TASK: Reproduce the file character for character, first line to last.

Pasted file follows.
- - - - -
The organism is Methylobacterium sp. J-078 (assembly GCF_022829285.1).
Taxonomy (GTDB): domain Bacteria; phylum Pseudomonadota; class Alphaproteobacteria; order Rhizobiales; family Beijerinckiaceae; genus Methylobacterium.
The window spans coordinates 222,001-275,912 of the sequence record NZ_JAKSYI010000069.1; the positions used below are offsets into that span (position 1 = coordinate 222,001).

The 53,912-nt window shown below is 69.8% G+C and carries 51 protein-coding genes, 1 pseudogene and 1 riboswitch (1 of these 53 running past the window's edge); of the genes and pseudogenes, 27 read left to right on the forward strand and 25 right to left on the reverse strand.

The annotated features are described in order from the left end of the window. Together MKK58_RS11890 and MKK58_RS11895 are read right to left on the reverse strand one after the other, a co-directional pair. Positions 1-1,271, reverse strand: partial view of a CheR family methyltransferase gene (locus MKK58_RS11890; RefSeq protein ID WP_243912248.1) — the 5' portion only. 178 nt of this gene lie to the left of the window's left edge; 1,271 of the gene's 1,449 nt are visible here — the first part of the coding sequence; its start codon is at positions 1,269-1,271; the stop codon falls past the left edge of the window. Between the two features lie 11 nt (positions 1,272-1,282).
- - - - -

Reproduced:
The organism is Methylobacterium sp. J-078 (assembly GCF_022829285.1).
Taxonomy (GTDB): domain Bacteria; phylum Pseudomonadota; class Alphaproteobacteria; order Rhizobiales; family Beijerinckiaceae; genus Methylobacterium.
The window spans coordinates 222,001-275,912 of the sequence record NZ_JAKSYI010000069.1; the positions used below are offsets into that span (position 1 = coordinate 222,001).

The 53,912-nt window shown below is 69.8% G+C and carries 51 protein-coding genes, 1 pseudogene and 1 riboswitch (1 of these 53 running past the window's edge); of the genes and pseudogenes, 27 read left to right on the forward strand and 25 right to left on the reverse strand.

The annotated features are described in order from the left end of the window. Together MKK58_RS11890 and MKK58_RS11895 are read right to left on the reverse strand one after the other, a co-directional pair. Positions 1-1,271, reverse strand: partial view of a CheR family methyltransferase gene (locus MKK58_RS11890; RefSeq protein ID WP_243912248.1) — the 5' portion only. 178 nt of this gene lie to the left of the window's left edge; 1,271 of the gene's 1,449 nt are visible here — the first part of the coding sequence; its start codon is at positions 1,269-1,271; the stop codon falls past the left edge of the window. Between the two features lie 11 nt (positions 1,272-1,282).